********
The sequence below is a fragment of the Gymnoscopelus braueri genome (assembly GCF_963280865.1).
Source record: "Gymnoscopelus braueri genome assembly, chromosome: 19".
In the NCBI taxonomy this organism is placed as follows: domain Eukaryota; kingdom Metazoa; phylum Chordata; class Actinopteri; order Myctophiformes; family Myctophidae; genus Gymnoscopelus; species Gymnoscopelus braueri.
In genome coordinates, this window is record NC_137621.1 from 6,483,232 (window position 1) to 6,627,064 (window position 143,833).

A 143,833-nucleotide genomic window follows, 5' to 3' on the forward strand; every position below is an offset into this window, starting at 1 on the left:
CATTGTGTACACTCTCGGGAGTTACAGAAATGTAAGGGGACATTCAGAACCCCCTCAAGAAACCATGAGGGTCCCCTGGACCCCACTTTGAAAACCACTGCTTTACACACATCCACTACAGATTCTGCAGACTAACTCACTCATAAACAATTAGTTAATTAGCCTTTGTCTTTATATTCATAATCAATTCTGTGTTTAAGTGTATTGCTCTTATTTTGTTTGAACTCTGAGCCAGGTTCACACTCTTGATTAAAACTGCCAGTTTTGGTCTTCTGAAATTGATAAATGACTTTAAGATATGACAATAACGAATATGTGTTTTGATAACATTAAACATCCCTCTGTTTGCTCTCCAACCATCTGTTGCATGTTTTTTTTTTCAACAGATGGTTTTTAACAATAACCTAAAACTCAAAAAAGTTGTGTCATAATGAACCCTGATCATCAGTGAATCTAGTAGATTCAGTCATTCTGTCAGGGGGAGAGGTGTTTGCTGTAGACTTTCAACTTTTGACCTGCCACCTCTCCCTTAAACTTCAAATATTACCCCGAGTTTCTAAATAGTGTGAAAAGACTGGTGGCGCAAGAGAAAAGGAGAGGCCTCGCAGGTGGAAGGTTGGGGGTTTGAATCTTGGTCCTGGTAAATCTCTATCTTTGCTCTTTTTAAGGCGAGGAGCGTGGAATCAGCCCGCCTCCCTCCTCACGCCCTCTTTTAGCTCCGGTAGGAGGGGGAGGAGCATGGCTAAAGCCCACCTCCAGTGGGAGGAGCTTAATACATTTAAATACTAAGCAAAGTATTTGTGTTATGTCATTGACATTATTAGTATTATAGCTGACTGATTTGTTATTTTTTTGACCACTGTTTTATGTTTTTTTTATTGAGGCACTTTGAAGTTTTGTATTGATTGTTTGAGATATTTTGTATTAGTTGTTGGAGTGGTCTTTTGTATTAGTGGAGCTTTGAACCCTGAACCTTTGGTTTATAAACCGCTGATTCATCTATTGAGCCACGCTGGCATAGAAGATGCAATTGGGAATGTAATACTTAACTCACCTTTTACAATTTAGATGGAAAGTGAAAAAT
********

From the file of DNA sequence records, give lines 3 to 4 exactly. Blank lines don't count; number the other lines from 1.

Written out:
In the NCBI taxonomy this organism is placed as follows: domain Eukaryota; kingdom Metazoa; phylum Chordata; class Actinopteri; order Myctophiformes; family Myctophidae; genus Gymnoscopelus; species Gymnoscopelus braueri.
In genome coordinates, this window is record NC_137621.1 from 6,483,232 (window position 1) to 6,627,064 (window position 143,833).